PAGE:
Making gas stations safe for fraudsters again

Mastercard and Visa have announced a three-year delay for EMV rollouts at gas stations. May the gas crimes commence.

Gas station
Columbia Technologies

Security is the ultimate point/counterpoint effort. But instead of a one-for-one ratio — instead of a 50% increase in security here reducing fraud attacks over there by 50% — many of the security measures adopted in retail result in a net increase of fraud success. Such a situation exists with EMV, and Visa and Mastercard have just made it worse.

Let's start with the good security news. EMV, executed properly, should pretty much block all cloned cards. In the olden days of retail fraud, that was the most popular means of cashing out stolen payment card credentials. As expected, as EMV slowly makes its way into physical retail storefronts — and by slowly, we mean that today, more than a year after the deadline for EMV came and went, the vast majority of stores have yet to activate EMV — online fraud has increased.

Interestingly, fraudsters have discovered that online fraud is a lot easier and more profitable than physically making cloned cards, let alone less risky. Cyberthieves were never in love with the idea of walking into a store, risking arrest if the cloned cards were discovered. That's why clueless locals were almost always used to cash the cards in. If they were arrested, there theoretically would be no way to connect them to the real bad guy.

The result is that online fraud is increasing more than in-store fraud is decreasing. And don't forget that the vast majority of stores don't yet have EMV protection, so retail is now getting hit from both sides.

This requires fast action from the forces behind retail payments. And so, in December, both Mastercard and Visa announced that they were further extending the EMV deadline for gas stations by an additional two years. Wait a second, what?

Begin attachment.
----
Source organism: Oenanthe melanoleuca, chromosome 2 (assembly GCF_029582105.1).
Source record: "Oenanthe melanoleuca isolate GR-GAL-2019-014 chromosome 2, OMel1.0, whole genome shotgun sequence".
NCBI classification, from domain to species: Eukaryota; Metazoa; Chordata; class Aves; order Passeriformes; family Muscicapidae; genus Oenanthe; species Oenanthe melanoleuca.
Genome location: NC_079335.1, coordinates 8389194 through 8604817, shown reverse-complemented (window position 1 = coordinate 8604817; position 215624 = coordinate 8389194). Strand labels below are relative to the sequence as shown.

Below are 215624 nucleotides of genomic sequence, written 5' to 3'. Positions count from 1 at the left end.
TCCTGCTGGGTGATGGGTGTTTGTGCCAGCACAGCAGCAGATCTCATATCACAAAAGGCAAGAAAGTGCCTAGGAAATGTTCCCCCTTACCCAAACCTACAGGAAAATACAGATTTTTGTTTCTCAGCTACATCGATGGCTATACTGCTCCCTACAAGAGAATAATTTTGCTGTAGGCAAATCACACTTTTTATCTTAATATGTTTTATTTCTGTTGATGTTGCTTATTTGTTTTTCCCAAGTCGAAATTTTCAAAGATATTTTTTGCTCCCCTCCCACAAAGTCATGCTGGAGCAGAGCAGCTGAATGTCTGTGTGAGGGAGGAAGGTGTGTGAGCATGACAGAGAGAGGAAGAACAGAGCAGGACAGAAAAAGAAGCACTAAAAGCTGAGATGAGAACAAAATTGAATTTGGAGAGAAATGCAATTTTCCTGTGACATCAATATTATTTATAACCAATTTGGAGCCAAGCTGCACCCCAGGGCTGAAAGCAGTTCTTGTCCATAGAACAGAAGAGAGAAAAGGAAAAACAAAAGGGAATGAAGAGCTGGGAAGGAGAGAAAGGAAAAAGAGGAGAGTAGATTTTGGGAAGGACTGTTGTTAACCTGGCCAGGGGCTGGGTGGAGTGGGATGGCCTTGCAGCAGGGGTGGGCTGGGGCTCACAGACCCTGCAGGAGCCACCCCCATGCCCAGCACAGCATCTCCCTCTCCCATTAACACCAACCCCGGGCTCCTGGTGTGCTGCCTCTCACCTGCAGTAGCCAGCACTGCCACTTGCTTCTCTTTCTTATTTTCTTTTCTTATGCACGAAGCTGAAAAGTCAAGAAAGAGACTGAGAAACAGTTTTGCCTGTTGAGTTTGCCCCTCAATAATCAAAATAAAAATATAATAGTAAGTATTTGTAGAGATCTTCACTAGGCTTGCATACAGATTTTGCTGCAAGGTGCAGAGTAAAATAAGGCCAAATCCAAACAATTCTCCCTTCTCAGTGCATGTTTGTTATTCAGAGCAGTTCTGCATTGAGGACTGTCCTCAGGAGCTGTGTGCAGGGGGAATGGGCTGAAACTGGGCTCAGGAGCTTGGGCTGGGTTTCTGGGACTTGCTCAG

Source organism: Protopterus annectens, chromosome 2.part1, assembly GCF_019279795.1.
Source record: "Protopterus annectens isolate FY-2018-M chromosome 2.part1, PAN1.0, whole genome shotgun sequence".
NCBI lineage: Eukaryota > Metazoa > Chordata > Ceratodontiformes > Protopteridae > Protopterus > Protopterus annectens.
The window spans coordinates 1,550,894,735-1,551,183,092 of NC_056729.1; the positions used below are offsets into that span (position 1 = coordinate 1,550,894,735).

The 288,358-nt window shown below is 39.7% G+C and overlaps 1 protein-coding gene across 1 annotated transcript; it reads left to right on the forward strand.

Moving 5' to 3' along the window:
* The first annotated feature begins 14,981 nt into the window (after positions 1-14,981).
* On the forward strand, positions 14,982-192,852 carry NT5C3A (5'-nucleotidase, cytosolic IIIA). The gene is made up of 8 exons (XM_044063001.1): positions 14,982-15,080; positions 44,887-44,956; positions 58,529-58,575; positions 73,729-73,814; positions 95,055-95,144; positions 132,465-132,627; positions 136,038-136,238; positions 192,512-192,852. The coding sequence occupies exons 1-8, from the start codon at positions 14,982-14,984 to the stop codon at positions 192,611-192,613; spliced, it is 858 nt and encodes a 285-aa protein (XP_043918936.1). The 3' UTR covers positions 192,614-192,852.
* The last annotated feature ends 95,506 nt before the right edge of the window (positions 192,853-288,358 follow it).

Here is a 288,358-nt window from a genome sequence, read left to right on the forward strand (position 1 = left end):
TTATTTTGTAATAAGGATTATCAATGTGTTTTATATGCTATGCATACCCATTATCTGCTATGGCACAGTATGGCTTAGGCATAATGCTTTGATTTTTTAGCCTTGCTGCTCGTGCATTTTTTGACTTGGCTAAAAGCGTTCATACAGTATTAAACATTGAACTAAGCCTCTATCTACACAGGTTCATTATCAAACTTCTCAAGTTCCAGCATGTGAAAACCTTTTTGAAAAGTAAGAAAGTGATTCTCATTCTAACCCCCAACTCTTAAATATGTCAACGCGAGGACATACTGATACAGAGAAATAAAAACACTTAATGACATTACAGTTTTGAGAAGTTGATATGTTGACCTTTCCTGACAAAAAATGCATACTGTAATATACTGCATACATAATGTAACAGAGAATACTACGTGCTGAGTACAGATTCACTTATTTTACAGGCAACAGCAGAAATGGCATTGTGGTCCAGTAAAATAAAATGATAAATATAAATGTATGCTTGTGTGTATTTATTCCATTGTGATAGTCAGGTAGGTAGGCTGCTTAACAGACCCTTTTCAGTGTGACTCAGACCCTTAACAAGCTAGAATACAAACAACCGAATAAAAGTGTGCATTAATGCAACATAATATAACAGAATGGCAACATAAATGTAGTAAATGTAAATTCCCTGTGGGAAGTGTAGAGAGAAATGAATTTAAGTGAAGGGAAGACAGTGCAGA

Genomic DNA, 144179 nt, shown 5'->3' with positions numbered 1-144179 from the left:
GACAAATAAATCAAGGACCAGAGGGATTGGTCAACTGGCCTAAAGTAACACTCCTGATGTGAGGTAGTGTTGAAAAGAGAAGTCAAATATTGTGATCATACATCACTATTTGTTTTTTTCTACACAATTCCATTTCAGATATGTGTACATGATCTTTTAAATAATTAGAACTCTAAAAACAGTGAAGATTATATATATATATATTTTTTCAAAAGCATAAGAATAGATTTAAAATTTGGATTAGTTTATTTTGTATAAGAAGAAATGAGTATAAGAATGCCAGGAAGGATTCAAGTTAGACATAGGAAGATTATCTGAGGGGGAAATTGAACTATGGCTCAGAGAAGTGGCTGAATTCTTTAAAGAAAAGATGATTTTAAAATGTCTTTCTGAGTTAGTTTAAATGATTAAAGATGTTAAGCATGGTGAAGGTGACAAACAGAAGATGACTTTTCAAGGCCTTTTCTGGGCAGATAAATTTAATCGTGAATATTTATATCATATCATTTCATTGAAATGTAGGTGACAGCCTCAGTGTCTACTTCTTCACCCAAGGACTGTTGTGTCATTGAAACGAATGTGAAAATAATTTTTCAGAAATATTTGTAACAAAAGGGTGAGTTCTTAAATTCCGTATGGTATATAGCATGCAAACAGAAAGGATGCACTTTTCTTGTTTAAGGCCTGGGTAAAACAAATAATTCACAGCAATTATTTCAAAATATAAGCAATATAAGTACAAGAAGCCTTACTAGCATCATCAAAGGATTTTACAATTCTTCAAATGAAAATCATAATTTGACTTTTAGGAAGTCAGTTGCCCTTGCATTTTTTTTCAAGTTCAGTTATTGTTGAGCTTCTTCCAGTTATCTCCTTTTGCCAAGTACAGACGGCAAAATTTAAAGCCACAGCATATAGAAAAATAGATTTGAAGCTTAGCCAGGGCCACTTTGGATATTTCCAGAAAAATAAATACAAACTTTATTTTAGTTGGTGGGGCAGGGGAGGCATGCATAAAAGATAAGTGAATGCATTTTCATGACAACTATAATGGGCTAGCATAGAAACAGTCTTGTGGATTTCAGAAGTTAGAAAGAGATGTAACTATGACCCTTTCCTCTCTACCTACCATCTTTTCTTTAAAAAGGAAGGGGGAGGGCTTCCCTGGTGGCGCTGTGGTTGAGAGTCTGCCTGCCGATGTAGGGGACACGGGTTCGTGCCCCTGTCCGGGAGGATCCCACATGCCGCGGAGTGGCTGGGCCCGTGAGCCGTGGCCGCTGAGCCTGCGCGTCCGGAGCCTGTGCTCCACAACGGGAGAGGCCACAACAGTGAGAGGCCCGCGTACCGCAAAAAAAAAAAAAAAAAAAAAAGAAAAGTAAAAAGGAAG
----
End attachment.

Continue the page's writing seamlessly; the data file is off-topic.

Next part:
Mastercard and Visa are basically telling cyberthieves that they should push their physical fraud operations to gas stations.

By the way, this EMV delay for gas stations is on top of an earlier delay for them. Triple sigh.

In fairness, gas stations do tend to need more time for POS changes, given the nature of their card swipes and the physical changes needed. Those needs, however, should have been addressed with the initial delays — delays lasting two extra years, mind you.

This is how Visa described it's decision in its statement: "We knew that the (gas station) segment would need more time to upgrade to chip because of the complicated infrastructure and specialized technology required for fuel pumps. For instance, in some cases, older pumps may need to be replaced before adding chip readers, requiring specialized vendors and breaking into concrete. Furthermore, five years after announcing our liability shift, there are still issues with a sufficient supply of regulatory-compliant EMV hardware and software to enable most upgrades by 2017."

Makes sense, so far. Then Visa offered this rationale: "An important element of our study has been that fraud rates at fuel pumps are relatively low — approximately 1.3 percent of total U.S. payment fraud." Perfect. The best response to that is to announce to thieves everywhere that gas stations will have the weakest security of any merchant, so please redirect your attacks.

The main reason that gas stations have relatively few current attacks is that they offer a fairly low ceiling on how much can be stolen at any one time. Convenience store snacks and even a full tank of premium for a large SUV simply can't compare with a chain that sells $500 gift cards and multi-thousand-dollar TVs. But those limits will be irrelevant as merchants increase their EMV rollouts. This accomplishes little beyond painting a red bulls-eye on gas stations everywhere.

The card brands could have worked with the industry to accelerate the availability of that POS equipment years ago, back when it first decided to push EMV in the U.S. A very legitimate criticism of both Visa and Mastercard is that they set in motion this huge EMV effort without doing what was needed to fulfill the demand they were creating.

Copyright © 2017 IDG Communications, Inc.

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